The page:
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Haas v. Gahlinger

April 18, 1952



CULLEN, Commissioner. This case involves the right of a purchaser of land to recover damages from the seller, by reason of the existence of some old graveyards on the land. The purchaser has appealed from a judgment denying him any recovery.

In 1946, Mrs. Annie M. Gahlinger sold to Joseph Haas a tract of 21 acres, located within the City of Louisville. Haas executed 19 purchase money notes, totalling $11,000, the first three being for $1,000 each and the others for $500 each. The notes were payable at one-month intervals, and a purchase-money lien was retained in the deed.

Haas paid all of the notes except the last three, and Mrs. Gahlinger brought suit against him to recover the amount of the three notes, plus interest, and to foreclose the lien. She attached a copy of the deed to the petition, as an exhibit, and it shows that the deed contained a covenant of general warranty, a covenant of seizin, and a covenant that the property was free of all encumbrances, 'except easements, restrictions and zoning laws affecting said property, if any,' and except 1946 taxes.

In an answer and counterclaim, as amended, Haas admitted he had not paid the three notes, but set up a counterclaim for damages based on the following allegations:

1. By a deed in 1897, Mrs. Gahlinger and her former husband conveyed to one Churchman, in fee simple, a piece of land 16 by 32 feet, within the boundaries of the 21-acre tract in question.

2. The Churchman lot, together with another small lot adjoining it, known as the 'Old Woody Graveyard,' are occupied by some 16 graves of the Churchman and Woody families.

3. Haas did not know of the existence of the two graveyards until he commenced to clear and level off the land for the purpose of subdividing it, the graves having been concealed by weeds and undergrowth.

4. After Haas discovered the graveyards, Mrs. Gahlinger agreed to bear the expense of removing and reburying the bodies, and Haas paid some of the purchase-money notes in reliance upon that agreement.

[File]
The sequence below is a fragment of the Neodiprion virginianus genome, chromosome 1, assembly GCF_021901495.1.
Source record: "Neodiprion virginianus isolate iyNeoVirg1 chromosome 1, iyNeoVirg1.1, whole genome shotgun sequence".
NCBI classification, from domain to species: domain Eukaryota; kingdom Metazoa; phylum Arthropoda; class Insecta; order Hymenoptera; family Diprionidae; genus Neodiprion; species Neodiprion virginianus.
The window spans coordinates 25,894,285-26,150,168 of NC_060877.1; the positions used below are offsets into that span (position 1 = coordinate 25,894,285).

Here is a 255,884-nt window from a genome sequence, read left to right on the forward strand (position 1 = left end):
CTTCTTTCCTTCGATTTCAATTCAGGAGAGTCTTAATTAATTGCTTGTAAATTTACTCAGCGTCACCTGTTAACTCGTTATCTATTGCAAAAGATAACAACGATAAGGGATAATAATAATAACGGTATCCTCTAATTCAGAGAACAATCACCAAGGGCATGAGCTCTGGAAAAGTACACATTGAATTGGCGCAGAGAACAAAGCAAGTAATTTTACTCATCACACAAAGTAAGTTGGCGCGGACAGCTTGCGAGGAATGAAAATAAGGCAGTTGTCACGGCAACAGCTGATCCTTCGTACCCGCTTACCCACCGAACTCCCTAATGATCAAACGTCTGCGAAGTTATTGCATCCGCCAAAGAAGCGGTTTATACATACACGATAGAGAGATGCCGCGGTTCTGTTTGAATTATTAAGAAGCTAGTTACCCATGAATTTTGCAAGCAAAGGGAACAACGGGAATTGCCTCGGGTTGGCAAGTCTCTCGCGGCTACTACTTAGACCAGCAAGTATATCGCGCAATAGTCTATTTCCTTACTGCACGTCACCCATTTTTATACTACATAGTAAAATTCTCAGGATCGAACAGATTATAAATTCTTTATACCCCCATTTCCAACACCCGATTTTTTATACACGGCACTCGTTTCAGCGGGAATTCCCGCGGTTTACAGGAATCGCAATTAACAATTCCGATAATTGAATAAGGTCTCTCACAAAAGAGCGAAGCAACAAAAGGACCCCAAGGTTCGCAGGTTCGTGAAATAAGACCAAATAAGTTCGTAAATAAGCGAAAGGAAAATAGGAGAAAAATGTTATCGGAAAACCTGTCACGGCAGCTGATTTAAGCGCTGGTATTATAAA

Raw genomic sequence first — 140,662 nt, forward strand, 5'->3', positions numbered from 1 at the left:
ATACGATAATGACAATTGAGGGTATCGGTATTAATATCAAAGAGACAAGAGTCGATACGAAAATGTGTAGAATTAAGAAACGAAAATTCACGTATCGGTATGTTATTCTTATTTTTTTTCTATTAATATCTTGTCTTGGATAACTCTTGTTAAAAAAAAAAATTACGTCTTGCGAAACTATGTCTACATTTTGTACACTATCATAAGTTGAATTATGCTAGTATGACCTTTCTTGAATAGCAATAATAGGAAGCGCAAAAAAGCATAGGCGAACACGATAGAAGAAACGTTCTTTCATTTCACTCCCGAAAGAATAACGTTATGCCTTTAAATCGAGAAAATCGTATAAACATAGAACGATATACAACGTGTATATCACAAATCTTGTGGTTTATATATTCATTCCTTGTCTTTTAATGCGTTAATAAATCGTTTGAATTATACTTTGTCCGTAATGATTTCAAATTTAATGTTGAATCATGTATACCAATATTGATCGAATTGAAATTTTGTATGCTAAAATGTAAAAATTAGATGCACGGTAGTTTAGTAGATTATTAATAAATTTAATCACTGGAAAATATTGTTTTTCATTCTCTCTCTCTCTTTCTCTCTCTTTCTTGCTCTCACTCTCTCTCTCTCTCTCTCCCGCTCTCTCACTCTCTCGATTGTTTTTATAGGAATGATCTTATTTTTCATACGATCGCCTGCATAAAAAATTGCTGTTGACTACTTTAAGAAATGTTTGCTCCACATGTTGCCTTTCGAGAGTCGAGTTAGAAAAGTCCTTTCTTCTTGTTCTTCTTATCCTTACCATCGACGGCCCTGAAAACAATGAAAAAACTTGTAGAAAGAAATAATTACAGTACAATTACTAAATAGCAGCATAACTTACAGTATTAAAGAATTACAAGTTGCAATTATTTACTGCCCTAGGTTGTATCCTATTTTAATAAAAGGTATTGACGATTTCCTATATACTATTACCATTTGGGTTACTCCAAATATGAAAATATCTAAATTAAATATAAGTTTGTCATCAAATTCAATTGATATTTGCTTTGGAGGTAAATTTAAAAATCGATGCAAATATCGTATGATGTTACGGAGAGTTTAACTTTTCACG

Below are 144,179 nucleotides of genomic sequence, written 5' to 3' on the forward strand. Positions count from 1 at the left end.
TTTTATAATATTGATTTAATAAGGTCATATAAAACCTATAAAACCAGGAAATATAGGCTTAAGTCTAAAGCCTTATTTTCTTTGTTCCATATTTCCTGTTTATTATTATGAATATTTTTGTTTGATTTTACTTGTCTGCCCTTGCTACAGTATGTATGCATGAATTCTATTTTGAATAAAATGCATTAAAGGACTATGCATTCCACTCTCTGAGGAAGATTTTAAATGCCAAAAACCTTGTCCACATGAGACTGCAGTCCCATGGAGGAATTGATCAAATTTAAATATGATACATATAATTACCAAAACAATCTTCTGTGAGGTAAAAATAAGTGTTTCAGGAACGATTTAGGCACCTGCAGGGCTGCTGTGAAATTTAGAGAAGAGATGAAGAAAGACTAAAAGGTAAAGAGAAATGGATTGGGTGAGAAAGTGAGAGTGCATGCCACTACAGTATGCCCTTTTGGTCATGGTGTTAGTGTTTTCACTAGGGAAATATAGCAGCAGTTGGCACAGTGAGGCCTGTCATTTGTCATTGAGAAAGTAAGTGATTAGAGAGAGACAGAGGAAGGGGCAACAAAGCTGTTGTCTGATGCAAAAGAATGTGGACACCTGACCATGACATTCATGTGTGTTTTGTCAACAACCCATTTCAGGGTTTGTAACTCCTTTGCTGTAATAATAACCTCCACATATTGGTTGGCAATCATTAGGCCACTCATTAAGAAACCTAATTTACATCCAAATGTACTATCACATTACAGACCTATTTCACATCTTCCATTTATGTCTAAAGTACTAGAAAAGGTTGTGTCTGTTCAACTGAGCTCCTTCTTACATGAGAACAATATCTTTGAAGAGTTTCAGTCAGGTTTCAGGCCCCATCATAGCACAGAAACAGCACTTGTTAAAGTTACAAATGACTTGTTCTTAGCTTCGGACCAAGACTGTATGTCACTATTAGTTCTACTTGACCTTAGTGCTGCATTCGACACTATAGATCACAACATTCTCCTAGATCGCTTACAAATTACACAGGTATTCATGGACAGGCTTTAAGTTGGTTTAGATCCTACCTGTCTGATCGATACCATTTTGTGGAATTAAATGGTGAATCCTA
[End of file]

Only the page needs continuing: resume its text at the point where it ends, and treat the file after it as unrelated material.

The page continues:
5. The deed from Mrs. Gahlinger to Haas expressly provided that the interest on the purchase-money notes should not begin to run until 'full and complete possession' had been given to Haas; the existence of the graveyards deprives him of full and complete possession, and therefore he is entitled to recover the interest he has paid.

Haas sought judgment, on his counterclaim, for the cost of removing and reburying the bodies, and the interest he had paid on the first 16 notes, less the face amount of the three notes remaining unpaid. The relief he sought clearly was damages, and not rescission.

The trial court sustained a demurrer to the answer and counterclaim, and judgment was entered for Mrs. Gahlinger on her petition. The court did not write an opinion, but it appears from the briefs that the basis for the decision was that the graveyards constituted easements and therefore came within the clause of the deed excepting 'easements' from the covenants.

The general rule is that the right of the relatives of deceased persons in ground dedicated to family burials is a mere easement and not a fee. See Johnson v. Kentucky-Virginia Stone Co., 286 Ky. 1, 149 S.W.2d 496; Brunton v. Roberts, 265 Ky. 569, 97 S.W.2d 413, 107 A.L.R. 1289; United Cemeteries Co. v. Strother, 332 Mo. 971, 61 S.W.2d 907, 90 A.L.R. 438; 14 C.J.S., Cemeteries, ยง 20, p. 79. With respect to the Woody Graveyard, there is no pleading that the Woody family ever acquired anything other than a mere burial privilege, so under the foregoing rule the Woody Graveyard constitutes only an easement. However, a different situation exists as to the Churchman Graveyard.

The pleadings show that the lot used by the Churchman family was conveyed to Churchman in fee simple, and the deed makes no mention of any purpose to use the lot for a graveyard. Under those circumstances, the Churchman family acquired a fee simple title, and their election to use the lot for burial purposes cannot have the effect of reducing their title to a mere easement. Therefore, the Churchman Graveyard does not come within the 'easement' exception in the Gahlinger-Haas deed.

Since the Churchman lot was conveyed in fee simple, Mrs. Gahlinger's covenant of seizin was broken the moment the deed was delivered to Haas, no eviction being necessary. Fitzhugh v. Croghan, 25 Ky. 429, 19 Am.Dec. 139; Dortch's Ex'r v. Willoughby, 272 Ky. 231, 113 S.W.2d 832. It also would seem that the covenant of general warranty was broken at the same time, because the occupation of the land by the dead bodies of the Churchman family prevented Haas from ...

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